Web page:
Daphne Keller is the Director of Intermediary Liability at Stanford's Center for Internet and Society. Her work focuses on platform regulation and Internet users' rights.
CIS explores how changes in the architecture of computer networks affect the economic environment for innovation and competition on the Internet, and how the law should react to those changes. This work has lead us to analyze the issue of network neutrality, perhaps the Internet's most debated policy issue, which concerns Internet user's ability to access the content and software of their choice without interference from network providers.
Thomas Lohninger is a digital rights advocate in Europe mainly focused on net neutrality and surveillance. Together with the SaveTheInternet.eu campaign he coordinated the civil society efforts to push pro net neutrality safeguards within the european telecom single market regulation. He is an expert in the field of net neutrality and worked as Policy Analyst for European Digital Rights.
Andrew McLaughlin is a technology law and policy nerd. He is Executive Director of Civic Commons, a new non-profit that help cities and other governments share and implement low-cost technologies to improve public services, management, accountability, transparency, and citizen engagement. He is also a director of Code for America.
The website for the workshop 'Governmediality of Work, Welfare, and the Life Course'at the Hanse Institute for Advanced Study Delmenhorst, Germany Dec 7th/ 8th 2006 is now live: www.governmediality.net.
The Rise of Participation Culture reports and summarizes a number of trends and explains "why the Internet and a new wave of Web applications have been embraced by a tech-savvy generation and spawned a culture of participation". Steve Borsch does a thoughtful job of reviewing (albeit at a high level) a number of aspects of the new web (or Web 2.0, the LiveWeb, NextGenWeb, or whatever else we want to call it) in three broad categories: Internet as Platform, Participation Applications and People. (Also available from Borsch's blog, Connecting the Dots.) This report hits all the highlights and is worth a read if you're looking for the big picture... you know, that proverbial forest through the trees.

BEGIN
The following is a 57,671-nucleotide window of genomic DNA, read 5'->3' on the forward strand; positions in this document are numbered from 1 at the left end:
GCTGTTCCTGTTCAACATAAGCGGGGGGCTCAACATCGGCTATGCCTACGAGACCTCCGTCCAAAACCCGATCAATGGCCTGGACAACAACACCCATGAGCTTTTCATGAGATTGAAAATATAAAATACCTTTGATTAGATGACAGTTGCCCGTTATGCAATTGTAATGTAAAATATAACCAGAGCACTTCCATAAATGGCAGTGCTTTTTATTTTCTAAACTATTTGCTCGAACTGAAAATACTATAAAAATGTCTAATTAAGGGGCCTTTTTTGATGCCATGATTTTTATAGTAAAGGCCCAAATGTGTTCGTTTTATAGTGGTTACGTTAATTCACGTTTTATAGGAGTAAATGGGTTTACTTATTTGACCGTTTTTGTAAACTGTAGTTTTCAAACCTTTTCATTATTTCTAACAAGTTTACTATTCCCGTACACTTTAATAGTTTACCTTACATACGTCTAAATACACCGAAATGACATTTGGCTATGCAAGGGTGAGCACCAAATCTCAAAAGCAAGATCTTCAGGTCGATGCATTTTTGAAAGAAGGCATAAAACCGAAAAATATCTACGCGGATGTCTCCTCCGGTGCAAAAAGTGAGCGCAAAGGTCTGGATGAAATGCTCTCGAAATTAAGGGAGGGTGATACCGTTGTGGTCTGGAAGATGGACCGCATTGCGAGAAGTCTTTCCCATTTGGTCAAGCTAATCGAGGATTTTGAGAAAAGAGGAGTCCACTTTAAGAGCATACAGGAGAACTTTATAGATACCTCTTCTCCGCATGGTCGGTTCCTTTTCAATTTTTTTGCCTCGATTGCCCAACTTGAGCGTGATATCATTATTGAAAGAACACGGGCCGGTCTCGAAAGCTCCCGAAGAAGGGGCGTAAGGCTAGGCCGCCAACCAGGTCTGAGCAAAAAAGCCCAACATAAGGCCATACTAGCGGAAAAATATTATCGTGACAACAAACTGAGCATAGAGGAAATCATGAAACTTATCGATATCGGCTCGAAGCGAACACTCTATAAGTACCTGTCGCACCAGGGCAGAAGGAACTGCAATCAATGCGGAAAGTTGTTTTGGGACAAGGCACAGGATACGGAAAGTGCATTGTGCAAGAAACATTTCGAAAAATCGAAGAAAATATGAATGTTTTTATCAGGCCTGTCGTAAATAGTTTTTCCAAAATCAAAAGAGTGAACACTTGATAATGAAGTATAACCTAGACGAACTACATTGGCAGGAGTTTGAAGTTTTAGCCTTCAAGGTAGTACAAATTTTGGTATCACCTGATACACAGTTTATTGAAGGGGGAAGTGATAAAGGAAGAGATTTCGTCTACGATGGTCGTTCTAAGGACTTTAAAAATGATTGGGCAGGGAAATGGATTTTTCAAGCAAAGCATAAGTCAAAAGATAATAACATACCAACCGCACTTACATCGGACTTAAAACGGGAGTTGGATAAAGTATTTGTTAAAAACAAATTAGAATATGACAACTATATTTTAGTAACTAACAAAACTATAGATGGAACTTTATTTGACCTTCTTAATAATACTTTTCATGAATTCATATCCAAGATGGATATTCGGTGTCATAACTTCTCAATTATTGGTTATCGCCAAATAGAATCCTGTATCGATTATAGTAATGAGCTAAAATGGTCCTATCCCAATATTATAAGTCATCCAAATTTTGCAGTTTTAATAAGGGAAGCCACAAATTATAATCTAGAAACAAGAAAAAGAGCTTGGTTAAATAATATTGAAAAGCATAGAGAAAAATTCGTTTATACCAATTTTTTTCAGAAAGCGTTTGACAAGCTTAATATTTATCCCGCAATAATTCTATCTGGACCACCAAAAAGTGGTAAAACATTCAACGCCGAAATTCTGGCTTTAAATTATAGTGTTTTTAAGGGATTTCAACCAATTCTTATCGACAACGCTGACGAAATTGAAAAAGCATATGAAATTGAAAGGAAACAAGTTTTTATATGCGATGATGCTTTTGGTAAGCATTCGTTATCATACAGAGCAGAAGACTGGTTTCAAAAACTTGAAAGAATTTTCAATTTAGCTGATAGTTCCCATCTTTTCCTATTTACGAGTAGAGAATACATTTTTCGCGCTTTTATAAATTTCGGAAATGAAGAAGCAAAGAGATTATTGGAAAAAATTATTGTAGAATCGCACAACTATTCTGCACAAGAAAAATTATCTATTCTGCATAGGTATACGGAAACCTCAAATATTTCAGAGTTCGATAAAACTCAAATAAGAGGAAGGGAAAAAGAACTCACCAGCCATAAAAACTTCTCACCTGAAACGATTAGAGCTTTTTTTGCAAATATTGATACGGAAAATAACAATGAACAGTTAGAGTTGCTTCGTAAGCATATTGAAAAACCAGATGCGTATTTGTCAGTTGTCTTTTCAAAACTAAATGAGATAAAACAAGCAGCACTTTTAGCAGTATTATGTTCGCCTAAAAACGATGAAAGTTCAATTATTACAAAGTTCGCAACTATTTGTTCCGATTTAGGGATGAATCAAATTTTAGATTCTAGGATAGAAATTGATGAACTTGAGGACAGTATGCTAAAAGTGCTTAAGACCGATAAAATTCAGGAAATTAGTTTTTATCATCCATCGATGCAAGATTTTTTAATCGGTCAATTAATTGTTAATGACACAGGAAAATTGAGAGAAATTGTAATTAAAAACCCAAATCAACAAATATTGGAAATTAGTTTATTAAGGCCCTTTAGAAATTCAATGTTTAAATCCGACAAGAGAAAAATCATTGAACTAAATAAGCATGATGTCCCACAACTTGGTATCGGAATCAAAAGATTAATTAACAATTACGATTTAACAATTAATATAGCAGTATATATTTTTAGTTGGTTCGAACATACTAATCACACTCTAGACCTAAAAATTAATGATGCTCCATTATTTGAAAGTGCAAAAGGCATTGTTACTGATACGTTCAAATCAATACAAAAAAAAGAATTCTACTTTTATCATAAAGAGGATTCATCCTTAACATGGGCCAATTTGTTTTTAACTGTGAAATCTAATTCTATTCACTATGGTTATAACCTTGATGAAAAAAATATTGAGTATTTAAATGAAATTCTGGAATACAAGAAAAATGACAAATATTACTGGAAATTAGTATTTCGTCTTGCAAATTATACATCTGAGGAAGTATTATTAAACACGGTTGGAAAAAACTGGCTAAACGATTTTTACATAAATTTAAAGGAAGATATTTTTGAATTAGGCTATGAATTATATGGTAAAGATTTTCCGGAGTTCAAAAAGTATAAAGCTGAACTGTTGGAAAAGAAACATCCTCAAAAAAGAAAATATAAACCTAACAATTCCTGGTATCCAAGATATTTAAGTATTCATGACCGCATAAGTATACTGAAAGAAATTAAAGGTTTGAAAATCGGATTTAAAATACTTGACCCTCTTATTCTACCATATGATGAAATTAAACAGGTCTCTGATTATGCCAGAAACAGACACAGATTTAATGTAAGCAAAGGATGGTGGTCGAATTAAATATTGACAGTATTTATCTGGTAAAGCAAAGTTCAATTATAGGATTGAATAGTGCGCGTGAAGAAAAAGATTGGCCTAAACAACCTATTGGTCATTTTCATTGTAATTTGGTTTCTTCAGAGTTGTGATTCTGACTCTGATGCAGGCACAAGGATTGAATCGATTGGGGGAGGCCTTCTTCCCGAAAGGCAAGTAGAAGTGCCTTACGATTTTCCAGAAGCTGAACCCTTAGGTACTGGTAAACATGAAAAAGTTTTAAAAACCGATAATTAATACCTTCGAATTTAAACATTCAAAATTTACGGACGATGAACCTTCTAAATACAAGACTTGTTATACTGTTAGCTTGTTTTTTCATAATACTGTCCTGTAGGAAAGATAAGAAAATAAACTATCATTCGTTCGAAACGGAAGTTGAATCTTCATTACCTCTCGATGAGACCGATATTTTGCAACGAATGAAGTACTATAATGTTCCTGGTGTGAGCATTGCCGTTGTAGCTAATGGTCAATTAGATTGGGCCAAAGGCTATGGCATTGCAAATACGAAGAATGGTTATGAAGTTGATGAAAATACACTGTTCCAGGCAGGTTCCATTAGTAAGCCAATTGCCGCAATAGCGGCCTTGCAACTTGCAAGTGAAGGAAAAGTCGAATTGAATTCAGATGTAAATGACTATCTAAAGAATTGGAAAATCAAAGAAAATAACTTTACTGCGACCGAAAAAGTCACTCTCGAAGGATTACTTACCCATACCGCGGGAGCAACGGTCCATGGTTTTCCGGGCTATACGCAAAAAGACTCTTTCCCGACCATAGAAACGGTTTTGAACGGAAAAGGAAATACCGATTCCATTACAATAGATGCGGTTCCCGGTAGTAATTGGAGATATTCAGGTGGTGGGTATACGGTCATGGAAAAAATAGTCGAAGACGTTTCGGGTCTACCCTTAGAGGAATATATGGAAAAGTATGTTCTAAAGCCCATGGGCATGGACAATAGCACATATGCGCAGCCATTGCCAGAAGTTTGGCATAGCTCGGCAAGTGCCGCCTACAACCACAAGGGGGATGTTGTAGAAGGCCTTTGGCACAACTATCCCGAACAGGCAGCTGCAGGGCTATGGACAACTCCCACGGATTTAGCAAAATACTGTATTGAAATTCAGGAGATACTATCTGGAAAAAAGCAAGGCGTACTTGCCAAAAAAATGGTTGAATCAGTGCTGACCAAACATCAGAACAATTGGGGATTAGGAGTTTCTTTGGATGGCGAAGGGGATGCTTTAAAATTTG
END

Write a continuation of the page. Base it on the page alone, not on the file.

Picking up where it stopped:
This is too funny. I had to share it here. Check out Chris Pirillo's comparison of YouTube vs. GoogleVideo vs. Revver. When I do the comparison from my DSL w/ a macbook, it seems like the YouTube and Revver sites load and run fine. The Google Video one (in the middle), however, keeps buffering and stalling... In any event, take a minute and enjoy this.
In May 2007, the Max Planck Institute for Research on Collective Goods, in collaboration with Stanford's Center for Internet and Society, will hold a "Workshop on Commons Theory for Young Scholars". Larry Lessig and Tim Wu will provide feedback to presentations by young scholars (doctoral students, post-docs and assistant professors).
Instead of listening to the thousand of startups and investors who argue that ending net neutrality would damage online innovation, FCC chair Ajit Pai is pushing a vote this Thursday to dismantle two decades of open internet protections in one of the biggest corporate giveaways in history.
Read full Wired article.
Comcast Corp. v. FCC is a 2010 United States Court of Appeals for the District of Columbia case holding that the Federal Communications Commission (FCC) does not have ancillary jurisdiction over Comcast’s Internet service under the language of the Communications Act of 1934. In so holding, the Court vacated a 2008 order issued by the FCC that asserted jurisdiction over Comcast’s network management polices and censured Comcast from interfering with its subscribers' use of peer-to-peer software.